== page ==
Marguerite Duras: Fascinating Vision and Narrative Cure

By Deborah N. Glassman | Go to book overview

4
Autographies and Fictions

“[J]e me demande si les autres femmes de mes livres ne l'ont pas masquée
longtemps, si derrière Lol V. Stein il n'y avait pas Anne-Marie Stretter,
parce qu'il n'y a pas de raison. Cette fascination dure toujours, je ne m'en
sors pas, c'est une véritable histoire d'amour…. Quelquefois je me dis
que j'ai écrit à cause d'elle.”1

“D'où vient la fascination qu'elle exerce? C'est à vous autres de le dire,
je ne sais pas.”2

(I wonder if the other women in my books have not hidden her for a
long time, if Anne-Marie Stretter was not behind Lol. V. Stein, because
there is no reason that this fascination should still exist, I cannot free
myself from it, it's a veritable love story…. Sometimes I say to myself
that I wrote because of her.

From where does the fascination which she exercises come? It is up to
you others to say, I do not know.)

Or, qu'est-ce que la fascination, si ce n'est pour ainsi dire la forme
tempérée ou clémente du sentiment d'étrangeté ou d'incroyable familiarité
(Unheimlkhkeit) qui surgit quand il y a en face de moi (ou dans ce qu'il y
a en face de moi dans le Gegenstand) quelque chose d'ignoré mais qui est
cependant la racine de mon identité, qui m'est à moi-même étrangère?3

(But what is fascination, if not the tempered or clement form of a feeling
of strangeness or of incredible familiarity [unheimlichkeit] which surges
forth when there is, before me [or in the object before me, gegenstand]
something which is unknown yet at the root of my identity and which
remains foreign to me.)


THE MEMORY, THE FANTASY

Anne-Marie Stretter4 is both a key to the Indian Cycle and to Duras's familial and social universes, in which her oeuvre is anchored.5 Throughout the Indian Cycle and in many interviews

-93-

Notes for this page

Add a new note
If you are trying to select text to create highlights or citations, remember that you must now click or tap on the first word, and then click or tap on the last word.
One moment ...
Default project is now your active project.
Project items
Notes
Cite this page

Cited page

Style
Citations are available only to our active members.
Buy instant access to cite pages or passages in MLA 8, MLA 7, APA and Chicago citation styles.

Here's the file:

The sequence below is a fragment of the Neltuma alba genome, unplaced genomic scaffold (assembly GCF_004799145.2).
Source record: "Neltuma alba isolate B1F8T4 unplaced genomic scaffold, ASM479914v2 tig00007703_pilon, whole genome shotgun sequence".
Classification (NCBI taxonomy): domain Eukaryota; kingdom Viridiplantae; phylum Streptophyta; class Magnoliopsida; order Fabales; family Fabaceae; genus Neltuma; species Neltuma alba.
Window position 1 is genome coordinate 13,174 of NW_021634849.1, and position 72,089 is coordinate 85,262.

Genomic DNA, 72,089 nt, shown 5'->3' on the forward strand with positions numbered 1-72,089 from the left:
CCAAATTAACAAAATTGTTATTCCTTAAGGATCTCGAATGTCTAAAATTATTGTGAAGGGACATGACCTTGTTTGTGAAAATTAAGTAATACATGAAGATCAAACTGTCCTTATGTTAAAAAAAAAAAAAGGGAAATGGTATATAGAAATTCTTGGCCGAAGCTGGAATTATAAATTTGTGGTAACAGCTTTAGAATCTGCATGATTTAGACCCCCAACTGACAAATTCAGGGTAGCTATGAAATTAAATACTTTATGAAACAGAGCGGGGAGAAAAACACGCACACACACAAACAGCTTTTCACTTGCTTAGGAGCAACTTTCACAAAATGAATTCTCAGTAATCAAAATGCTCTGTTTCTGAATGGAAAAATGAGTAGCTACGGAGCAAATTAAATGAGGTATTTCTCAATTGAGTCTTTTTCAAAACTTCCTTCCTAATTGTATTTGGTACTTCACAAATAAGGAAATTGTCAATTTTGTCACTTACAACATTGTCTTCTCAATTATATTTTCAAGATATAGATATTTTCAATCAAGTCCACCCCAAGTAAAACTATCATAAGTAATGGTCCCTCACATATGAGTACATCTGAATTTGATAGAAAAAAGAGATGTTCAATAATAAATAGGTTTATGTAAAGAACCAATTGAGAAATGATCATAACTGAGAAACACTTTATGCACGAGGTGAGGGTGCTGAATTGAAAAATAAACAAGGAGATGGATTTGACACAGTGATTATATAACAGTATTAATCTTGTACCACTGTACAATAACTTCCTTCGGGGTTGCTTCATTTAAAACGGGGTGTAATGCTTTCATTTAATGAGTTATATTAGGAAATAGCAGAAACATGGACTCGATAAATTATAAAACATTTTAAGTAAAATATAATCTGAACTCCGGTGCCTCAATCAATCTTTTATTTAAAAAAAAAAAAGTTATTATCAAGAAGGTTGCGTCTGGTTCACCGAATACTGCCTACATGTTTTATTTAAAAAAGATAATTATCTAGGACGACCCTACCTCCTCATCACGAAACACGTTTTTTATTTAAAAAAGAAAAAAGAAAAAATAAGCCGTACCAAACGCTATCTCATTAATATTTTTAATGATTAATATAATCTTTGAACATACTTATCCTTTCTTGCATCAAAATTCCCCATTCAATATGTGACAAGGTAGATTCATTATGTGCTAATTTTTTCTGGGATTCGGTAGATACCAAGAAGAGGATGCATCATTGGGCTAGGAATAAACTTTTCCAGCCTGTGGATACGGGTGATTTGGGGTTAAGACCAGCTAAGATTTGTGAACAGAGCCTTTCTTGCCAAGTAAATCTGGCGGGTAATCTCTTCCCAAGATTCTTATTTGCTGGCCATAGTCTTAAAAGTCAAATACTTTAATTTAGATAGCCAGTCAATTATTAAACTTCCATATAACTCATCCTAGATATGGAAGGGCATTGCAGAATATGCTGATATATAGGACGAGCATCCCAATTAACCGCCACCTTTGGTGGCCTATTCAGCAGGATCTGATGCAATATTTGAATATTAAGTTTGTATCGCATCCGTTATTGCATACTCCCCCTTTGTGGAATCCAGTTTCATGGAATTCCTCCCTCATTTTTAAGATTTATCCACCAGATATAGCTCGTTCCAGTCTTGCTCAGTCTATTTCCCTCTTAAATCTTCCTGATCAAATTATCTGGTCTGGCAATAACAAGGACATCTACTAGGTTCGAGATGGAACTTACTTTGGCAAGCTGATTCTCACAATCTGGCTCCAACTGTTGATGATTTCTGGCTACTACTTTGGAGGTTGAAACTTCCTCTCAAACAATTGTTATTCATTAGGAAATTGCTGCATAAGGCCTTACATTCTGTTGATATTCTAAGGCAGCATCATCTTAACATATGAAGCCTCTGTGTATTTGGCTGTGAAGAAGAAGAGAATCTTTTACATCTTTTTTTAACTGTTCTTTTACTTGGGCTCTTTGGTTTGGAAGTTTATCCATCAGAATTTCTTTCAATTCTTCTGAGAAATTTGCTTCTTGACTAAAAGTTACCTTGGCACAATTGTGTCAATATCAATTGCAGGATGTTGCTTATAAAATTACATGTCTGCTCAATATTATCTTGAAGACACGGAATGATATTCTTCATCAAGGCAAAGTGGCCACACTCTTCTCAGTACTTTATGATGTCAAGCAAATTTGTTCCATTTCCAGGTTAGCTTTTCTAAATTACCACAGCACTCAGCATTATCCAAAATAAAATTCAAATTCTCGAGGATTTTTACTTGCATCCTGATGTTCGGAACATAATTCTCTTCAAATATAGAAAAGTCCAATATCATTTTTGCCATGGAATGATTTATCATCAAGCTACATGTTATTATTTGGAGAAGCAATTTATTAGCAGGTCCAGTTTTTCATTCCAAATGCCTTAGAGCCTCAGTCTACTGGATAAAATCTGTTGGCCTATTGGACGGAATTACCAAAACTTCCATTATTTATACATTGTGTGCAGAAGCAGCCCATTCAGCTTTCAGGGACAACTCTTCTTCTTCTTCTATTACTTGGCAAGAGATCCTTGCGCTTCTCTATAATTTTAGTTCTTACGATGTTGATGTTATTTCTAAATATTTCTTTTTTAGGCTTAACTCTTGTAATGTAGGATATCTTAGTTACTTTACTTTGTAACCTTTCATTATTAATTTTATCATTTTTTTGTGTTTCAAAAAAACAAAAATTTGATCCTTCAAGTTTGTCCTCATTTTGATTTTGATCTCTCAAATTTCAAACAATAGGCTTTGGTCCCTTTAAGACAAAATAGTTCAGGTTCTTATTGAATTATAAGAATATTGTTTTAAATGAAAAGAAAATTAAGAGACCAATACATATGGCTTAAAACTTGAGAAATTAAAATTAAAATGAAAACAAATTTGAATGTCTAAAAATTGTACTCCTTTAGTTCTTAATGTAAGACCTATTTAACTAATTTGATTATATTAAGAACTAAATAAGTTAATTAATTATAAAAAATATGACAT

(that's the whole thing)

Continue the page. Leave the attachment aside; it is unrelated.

(Einhorn, 1992, p. 25)

(Einhorn 25)

(Einhorn 25)

1. Lois J. Einhorn, Abraham Lincoln, the Orator: Penetrating the Lincoln Legend (Westport, CT: Greenwood Press, 1992), 25, http://www.questia.com/read/27419298.

Note: primary sources have slightly different requirements for citation. Please see these guidelines for more information.

Cited page

Bookmark this page
Marguerite Duras: Fascinating Vision and Narrative Cure
Table of contents

Table of contents

  • Title Page 3
  • Contents 5
  • 1 - Presenting Marguerite Duras 9
  • 2 - Fascinating Vision and Narrative Cure : the Ravishing of Lol V. Stein 34
  • 3 - Le Vice-Consul and India Song: Dolores Mundi 62
  • 4 - Autographies and Fictions 93
  • Notes 122
  • Bibliography 142
  • Index 149
Settings

Settings

Typeface
Text size Smaller Larger Reset View mode
Search within

Search within this book

Look up

Look up a word

  • Dictionary
  • Thesaurus
Please submit a word or phrase above.
Print this page

Print this page

Why can't I print more than one page at a time?

Help
Full screen
Items saved from this book
  • Bookmarks
  • Highlights & Notes
  • Citations
/ 152

matching results for page

    Questia reader help

    How to highlight and cite specific passages

    1. Click or tap the first word you want to select.
    2. Click or tap the last word you want to select, and you’ll see everything in between get selected.
    3. You’ll then get a menu of options like creating a highlight or a citation from that passage of text.

    OK, got it!

    Cited passage

    Style
    Citations are available only to our active members.
    Buy instant access to cite pages or passages in MLA 8, MLA 7, APA and Chicago citation styles.

    "Portraying himself as an honest, ordinary person helped Lincoln identify with his audiences." (Einhorn, 1992, p. 25).

    "Portraying himself as an honest, ordinary person helped Lincoln identify with his audiences." (Einhorn 25)

    "Portraying himself as an honest, ordinary person helped Lincoln identify with his audiences." (Einhorn 25)

    "Portraying himself as an honest, ordinary person helped Lincoln identify with his audiences."1

    1. Lois J. Einhorn, Abraham Lincoln, the Orator: Penetrating the Lincoln Legend (Westport, CT: Greenwood Press, 1992), 25, http://www.questia.com/read/27419298.

    Cited passage

    Thanks for trying Questia!

    Please continue trying out our research tools, but please note, full functionality is available only to our active members.

    Your work will be lost once you leave this Web page.

    Buy instant access to save your work.

    Already a member? Log in now.

    Search by... Author
    Show... All Results Primary Sources Peer-reviewed

    Oops!

    An unknown error has occurred. Please click the button below to reload the page. If the problem persists, please try again in a little while.